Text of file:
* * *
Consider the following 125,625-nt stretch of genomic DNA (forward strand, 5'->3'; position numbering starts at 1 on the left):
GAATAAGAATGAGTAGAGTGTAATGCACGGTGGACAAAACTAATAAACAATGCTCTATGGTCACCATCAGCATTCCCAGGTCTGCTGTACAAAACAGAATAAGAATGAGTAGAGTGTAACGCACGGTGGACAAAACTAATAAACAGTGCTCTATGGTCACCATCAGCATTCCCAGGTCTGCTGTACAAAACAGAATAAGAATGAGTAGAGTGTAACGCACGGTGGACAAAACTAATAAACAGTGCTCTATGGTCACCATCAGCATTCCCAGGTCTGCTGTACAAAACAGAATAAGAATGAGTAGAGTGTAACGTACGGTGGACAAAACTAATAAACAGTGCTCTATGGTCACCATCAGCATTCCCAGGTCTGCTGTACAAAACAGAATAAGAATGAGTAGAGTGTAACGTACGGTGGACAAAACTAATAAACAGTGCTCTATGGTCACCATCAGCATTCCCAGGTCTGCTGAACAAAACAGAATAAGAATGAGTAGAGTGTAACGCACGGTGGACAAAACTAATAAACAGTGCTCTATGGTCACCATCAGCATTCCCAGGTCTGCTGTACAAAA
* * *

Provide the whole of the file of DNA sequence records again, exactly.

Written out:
Consider the following 125,625-nt stretch of genomic DNA (forward strand, 5'->3'; position numbering starts at 1 on the left):
GAATAAGAATGAGTAGAGTGTAATGCACGGTGGACAAAACTAATAAACAATGCTCTATGGTCACCATCAGCATTCCCAGGTCTGCTGTACAAAACAGAATAAGAATGAGTAGAGTGTAACGCACGGTGGACAAAACTAATAAACAGTGCTCTATGGTCACCATCAGCATTCCCAGGTCTGCTGTACAAAACAGAATAAGAATGAGTAGAGTGTAACGCACGGTGGACAAAACTAATAAACAGTGCTCTATGGTCACCATCAGCATTCCCAGGTCTGCTGTACAAAACAGAATAAGAATGAGTAGAGTGTAACGTACGGTGGACAAAACTAATAAACAGTGCTCTATGGTCACCATCAGCATTCCCAGGTCTGCTGTACAAAACAGAATAAGAATGAGTAGAGTGTAACGTACGGTGGACAAAACTAATAAACAGTGCTCTATGGTCACCATCAGCATTCCCAGGTCTGCTGAACAAAACAGAATAAGAATGAGTAGAGTGTAACGCACGGTGGACAAAACTAATAAACAGTGCTCTATGGTCACCATCAGCATTCCCAGGTCTGCTGTACAAAA